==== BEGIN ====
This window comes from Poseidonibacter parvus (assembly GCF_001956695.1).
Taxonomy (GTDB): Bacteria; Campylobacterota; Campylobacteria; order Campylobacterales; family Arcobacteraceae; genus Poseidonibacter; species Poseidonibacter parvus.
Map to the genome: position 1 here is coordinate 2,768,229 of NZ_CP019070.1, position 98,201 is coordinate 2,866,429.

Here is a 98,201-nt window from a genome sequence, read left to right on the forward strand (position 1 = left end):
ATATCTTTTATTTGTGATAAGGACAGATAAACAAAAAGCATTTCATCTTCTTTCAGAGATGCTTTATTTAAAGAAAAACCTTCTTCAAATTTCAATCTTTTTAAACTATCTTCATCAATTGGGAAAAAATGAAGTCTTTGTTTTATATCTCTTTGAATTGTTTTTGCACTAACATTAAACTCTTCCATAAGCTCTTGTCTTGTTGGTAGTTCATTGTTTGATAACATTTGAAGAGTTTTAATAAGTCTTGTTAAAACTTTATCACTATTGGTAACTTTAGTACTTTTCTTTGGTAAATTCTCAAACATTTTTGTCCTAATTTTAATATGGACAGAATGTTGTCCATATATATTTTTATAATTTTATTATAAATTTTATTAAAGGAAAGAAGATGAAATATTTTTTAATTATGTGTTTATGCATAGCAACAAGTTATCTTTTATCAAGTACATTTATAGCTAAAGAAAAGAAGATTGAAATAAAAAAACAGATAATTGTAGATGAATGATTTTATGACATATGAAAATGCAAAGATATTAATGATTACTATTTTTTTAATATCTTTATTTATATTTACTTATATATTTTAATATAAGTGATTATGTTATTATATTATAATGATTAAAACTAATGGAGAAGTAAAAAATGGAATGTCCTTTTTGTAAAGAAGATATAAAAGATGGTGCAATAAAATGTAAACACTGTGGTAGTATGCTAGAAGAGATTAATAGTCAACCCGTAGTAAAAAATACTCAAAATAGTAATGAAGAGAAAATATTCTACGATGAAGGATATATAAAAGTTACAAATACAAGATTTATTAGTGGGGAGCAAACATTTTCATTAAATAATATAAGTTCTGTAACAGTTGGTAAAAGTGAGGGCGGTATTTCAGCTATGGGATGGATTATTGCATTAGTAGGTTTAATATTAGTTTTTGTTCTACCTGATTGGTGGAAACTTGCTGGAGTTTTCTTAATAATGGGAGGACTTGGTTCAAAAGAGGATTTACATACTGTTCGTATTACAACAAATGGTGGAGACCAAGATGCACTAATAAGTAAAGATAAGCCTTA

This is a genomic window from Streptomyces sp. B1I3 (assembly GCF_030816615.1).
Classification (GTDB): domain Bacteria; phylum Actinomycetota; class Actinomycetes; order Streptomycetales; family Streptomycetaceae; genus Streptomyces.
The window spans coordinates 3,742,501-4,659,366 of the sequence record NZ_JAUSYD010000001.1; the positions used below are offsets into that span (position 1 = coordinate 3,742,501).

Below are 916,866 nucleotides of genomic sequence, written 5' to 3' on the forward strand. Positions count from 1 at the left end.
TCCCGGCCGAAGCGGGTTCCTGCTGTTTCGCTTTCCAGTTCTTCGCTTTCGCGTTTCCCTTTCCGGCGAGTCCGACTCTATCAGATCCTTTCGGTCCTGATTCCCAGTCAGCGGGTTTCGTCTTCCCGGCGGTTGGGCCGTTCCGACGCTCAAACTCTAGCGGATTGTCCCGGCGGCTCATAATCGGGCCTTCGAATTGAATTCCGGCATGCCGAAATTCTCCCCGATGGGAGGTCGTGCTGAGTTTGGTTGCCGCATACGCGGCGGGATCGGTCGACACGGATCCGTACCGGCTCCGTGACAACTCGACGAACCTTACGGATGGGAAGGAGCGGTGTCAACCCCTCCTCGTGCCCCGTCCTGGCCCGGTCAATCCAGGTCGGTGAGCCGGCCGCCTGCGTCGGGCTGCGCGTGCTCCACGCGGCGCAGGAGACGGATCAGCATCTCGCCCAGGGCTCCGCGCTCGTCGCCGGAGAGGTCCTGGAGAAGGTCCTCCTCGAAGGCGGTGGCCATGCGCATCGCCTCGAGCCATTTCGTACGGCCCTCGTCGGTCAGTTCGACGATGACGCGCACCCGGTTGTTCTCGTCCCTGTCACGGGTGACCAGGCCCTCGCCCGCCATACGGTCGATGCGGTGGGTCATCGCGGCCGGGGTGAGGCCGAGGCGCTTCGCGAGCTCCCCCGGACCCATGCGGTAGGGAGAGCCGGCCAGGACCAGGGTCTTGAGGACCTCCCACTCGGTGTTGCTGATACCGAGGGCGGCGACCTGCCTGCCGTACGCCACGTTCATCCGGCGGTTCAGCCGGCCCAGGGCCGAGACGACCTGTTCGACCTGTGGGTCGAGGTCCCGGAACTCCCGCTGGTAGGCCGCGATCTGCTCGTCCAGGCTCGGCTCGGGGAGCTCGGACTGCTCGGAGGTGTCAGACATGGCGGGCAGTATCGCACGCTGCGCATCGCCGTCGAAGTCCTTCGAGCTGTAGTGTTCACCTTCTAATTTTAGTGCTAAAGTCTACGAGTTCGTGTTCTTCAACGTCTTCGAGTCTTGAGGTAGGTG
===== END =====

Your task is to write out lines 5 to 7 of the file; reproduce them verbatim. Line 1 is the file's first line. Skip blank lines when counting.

ATATCTTTTATTTGTGATAAGGACAGATAAACAAAAAGCATTTCATCTTCTTTCAGAGATGCTTTATTTAAAGAAAAACCTTCTTCAAATTTCAATCTTTTTAAACTATCTTCATCAATTGGGAAAAAATGAAGTCTTTGTTTTATATCTCTTTGAATTGTTTTTGCACTAACATTAAACTCTTCCATAAGCTCTTGTCTTGTTGGTAGTTCATTGTTTGATAACATTTGAAGAGTTTTAATAAGTCTTGTTAAAACTTTATCACTATTGGTAACTTTAGTACTTTTCTTTGGTAAATTCTCAAACATTTTTGTCCTAATTTTAATATGGACAGAATGTTGTCCATATATATTTTTATAATTTTATTATAAATTTTATTAAAGGAAAGAAGATGAAATATTTTTTAATTATGTGTTTATGCATAGCAACAAGTTATCTTTTATCAAGTACATTTATAGCTAAAGAAAAGAAGATTGAAATAAAAAAACAGATAATTGTAGATGAATGATTTTATGACATATGAAAATGCAAAGATATTAATGATTACTATTTTTTTAATATCTTTATTTATATTTACTTATATATTTTAATATAAGTGATTATGTTATTATATTATAATGATTAAAACTAATGGAGAAGTAAAAAATGGAATGTCCTTTTTGTAAAGAAGATATAAAAGATGGTGCAATAAAATGTAAACACTGTGGTAGTATGCTAGAAGAGATTAATAGTCAACCCGTAGTAAAAAATACTCAAAATAGTAATGAAGAGAAAATATTCTACGATGAAGGATATATAAAAGTTACAAATACAAGATTTATTAGTGGGGAGCAAACATTTTCATTAAATAATATAAGTTCTGTAACAGTTGGTAAAAGTGAGGGCGGTATTTCAGCTATGGGATGGATTATTGCATTAGTAGGTTTAATATTAGTTTTTGTTCTACCTGATTGGTGGAAACTTGCTGGAGTTTTCTTAATAATGGGAGGACTTGGTTCAAAAGAGGATTTACATACTGTTCGTATTACAACAAATGGTGGAGACCAAGATGCACTAATAAGTAAAGATAAGCCTTA

This is a genomic window from Streptomyces sp. B1I3 (assembly GCF_030816615.1).
Classification (GTDB): domain Bacteria; phylum Actinomycetota; class Actinomycetes; order Streptomycetales; family Streptomycetaceae; genus Streptomyces.